Tuesday, December 16, 2014

Privacy Act, FOIA, public domain

Privacy Act and its limitations on releasing information about individuals.
“No agency shall disclose any record which is contained in a system of records by any means of communication to any person, or to another agency, except pursuant to a written request by, or with the prior written consent of, the individual to whom the record pertains,” with certain enumerated exceptions, such as situations covered by the Freedom of Information Act (FOIA).

 5 U.S.C. § 552a(b); 5 U.S.C. § 552

management must be careful to discuss what it did without going into detail about the specific history of individuals to which it applied what it did—unless the information is considered to be in the public domain or the agency first obtains permission in writing from those individuals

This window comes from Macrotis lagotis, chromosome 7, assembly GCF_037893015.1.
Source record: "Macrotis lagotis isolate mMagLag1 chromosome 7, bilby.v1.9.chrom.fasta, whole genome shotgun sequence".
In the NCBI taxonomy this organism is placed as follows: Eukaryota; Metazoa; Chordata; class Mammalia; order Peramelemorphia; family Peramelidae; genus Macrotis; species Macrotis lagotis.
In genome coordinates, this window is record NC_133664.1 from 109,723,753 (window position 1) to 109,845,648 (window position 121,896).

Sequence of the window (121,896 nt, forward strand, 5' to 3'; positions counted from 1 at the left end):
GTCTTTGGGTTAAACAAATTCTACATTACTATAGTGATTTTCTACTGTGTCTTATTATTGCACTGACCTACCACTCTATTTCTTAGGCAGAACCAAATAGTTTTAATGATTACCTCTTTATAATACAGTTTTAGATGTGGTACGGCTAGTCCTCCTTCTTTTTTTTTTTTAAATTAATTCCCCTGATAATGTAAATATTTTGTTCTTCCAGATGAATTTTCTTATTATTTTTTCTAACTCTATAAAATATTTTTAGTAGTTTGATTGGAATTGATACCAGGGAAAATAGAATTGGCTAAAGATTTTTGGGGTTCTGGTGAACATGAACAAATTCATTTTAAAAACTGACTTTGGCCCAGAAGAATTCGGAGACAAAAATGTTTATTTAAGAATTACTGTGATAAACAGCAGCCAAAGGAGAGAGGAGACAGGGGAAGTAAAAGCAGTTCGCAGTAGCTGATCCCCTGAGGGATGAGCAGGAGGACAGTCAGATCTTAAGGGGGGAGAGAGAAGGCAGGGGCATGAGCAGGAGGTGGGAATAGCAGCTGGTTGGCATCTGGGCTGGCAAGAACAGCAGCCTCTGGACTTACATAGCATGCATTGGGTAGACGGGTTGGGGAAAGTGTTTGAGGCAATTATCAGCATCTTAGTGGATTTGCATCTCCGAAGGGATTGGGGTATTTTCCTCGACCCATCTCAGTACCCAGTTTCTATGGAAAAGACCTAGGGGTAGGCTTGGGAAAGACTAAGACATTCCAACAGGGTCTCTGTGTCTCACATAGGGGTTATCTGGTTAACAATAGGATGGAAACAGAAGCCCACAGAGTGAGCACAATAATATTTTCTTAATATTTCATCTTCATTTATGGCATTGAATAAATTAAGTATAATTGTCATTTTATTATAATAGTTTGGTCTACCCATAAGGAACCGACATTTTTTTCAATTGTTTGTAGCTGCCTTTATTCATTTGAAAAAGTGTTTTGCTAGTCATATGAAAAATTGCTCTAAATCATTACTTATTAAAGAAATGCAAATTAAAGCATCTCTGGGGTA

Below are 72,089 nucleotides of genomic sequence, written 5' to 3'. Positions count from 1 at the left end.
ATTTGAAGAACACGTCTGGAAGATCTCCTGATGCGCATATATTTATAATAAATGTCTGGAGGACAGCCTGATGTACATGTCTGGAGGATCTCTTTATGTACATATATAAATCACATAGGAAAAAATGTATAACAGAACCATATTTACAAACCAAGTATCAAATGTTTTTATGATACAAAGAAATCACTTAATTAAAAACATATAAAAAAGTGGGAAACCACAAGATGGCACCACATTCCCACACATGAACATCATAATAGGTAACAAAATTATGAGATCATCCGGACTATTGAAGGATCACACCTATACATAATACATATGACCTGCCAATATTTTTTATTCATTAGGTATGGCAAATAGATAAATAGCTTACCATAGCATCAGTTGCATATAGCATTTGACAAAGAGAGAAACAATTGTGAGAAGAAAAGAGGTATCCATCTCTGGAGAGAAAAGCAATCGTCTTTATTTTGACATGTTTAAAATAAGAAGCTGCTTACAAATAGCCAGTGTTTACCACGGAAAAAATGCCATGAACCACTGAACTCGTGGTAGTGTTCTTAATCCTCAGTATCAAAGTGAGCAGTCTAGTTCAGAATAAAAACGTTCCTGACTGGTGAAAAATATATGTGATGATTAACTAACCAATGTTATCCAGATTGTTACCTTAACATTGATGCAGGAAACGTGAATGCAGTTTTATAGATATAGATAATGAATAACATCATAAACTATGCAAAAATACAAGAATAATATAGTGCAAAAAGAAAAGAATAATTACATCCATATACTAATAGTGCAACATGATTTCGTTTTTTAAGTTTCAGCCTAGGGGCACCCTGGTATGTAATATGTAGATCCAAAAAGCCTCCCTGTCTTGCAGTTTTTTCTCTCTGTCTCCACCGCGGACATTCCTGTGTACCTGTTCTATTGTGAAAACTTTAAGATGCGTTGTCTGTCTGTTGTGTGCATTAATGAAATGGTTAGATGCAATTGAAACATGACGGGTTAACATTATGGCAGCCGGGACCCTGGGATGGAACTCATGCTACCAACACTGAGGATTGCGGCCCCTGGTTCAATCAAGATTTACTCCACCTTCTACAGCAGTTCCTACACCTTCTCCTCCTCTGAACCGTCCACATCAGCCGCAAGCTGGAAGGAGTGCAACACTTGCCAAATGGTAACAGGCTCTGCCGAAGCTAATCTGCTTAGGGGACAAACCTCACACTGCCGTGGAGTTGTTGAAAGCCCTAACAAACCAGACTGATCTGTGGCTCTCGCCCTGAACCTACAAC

Tripp v. Department of Defense, 193 F. Supp. 2d 229, 236 (D.C. Dist. 2002) (holding that the names,
titles, and salaries of public employees are information generally in the public domain).

Long v. Office of Personnel Management, 692 F.3d 185, 192 (2nd Cir. 2012) (holding that when the work of an agency or position is sensitive in nature, there is a “cognizable privacy interest” that can warrant withholding employee names in the FOIA context).

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